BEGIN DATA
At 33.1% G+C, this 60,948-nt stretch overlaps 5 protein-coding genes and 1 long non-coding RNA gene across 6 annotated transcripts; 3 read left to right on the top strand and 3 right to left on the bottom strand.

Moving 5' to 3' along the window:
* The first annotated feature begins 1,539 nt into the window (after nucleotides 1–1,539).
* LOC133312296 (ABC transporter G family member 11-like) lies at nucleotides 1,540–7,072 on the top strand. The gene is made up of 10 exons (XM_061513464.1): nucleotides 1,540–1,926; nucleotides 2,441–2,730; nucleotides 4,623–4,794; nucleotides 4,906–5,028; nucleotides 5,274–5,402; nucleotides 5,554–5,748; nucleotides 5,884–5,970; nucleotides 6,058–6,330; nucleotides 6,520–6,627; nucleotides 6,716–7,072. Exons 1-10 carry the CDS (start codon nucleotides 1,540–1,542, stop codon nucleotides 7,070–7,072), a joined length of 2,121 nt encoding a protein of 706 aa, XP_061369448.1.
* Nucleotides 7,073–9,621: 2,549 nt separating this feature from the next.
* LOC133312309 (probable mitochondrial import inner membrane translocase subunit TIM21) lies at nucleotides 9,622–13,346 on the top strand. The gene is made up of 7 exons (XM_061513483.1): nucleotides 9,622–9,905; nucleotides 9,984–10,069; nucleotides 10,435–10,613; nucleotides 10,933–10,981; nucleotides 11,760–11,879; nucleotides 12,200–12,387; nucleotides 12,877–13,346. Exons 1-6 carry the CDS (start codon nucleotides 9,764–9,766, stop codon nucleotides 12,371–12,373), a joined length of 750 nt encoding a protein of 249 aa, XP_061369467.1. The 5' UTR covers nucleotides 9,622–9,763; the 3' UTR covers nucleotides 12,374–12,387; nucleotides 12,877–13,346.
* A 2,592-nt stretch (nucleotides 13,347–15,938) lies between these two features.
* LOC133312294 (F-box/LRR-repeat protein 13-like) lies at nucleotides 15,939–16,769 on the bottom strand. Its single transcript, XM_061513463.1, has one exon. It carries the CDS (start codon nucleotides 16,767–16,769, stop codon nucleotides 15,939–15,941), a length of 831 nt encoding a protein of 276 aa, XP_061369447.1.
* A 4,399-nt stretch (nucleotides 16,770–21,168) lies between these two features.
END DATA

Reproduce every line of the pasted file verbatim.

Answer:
At 33.1% G+C, this 60,948-nt stretch overlaps 5 protein-coding genes and 1 long non-coding RNA gene across 6 annotated transcripts; 3 read left to right on the top strand and 3 right to left on the bottom strand.

Moving 5' to 3' along the window:
* The first annotated feature begins 1,539 nt into the window (after nucleotides 1–1,539).
* LOC133312296 (ABC transporter G family member 11-like) lies at nucleotides 1,540–7,072 on the top strand. The gene is made up of 10 exons (XM_061513464.1): nucleotides 1,540–1,926; nucleotides 2,441–2,730; nucleotides 4,623–4,794; nucleotides 4,906–5,028; nucleotides 5,274–5,402; nucleotides 5,554–5,748; nucleotides 5,884–5,970; nucleotides 6,058–6,330; nucleotides 6,520–6,627; nucleotides 6,716–7,072. Exons 1-10 carry the CDS (start codon nucleotides 1,540–1,542, stop codon nucleotides 7,070–7,072), a joined length of 2,121 nt encoding a protein of 706 aa, XP_061369448.1.
* Nucleotides 7,073–9,621: 2,549 nt separating this feature from the next.
* LOC133312309 (probable mitochondrial import inner membrane translocase subunit TIM21) lies at nucleotides 9,622–13,346 on the top strand. The gene is made up of 7 exons (XM_061513483.1): nucleotides 9,622–9,905; nucleotides 9,984–10,069; nucleotides 10,435–10,613; nucleotides 10,933–10,981; nucleotides 11,760–11,879; nucleotides 12,200–12,387; nucleotides 12,877–13,346. Exons 1-6 carry the CDS (start codon nucleotides 9,764–9,766, stop codon nucleotides 12,371–12,373), a joined length of 750 nt encoding a protein of 249 aa, XP_061369467.1. The 5' UTR covers nucleotides 9,622–9,763; the 3' UTR covers nucleotides 12,374–12,387; nucleotides 12,877–13,346.
* A 2,592-nt stretch (nucleotides 13,347–15,938) lies between these two features.
* LOC133312294 (F-box/LRR-repeat protein 13-like) lies at nucleotides 15,939–16,769 on the bottom strand. Its single transcript, XM_061513463.1, has one exon. It carries the CDS (start codon nucleotides 16,767–16,769, stop codon nucleotides 15,939–15,941), a length of 831 nt encoding a protein of 276 aa, XP_061369447.1.
* A 4,399-nt stretch (nucleotides 16,770–21,168) lies between these two features.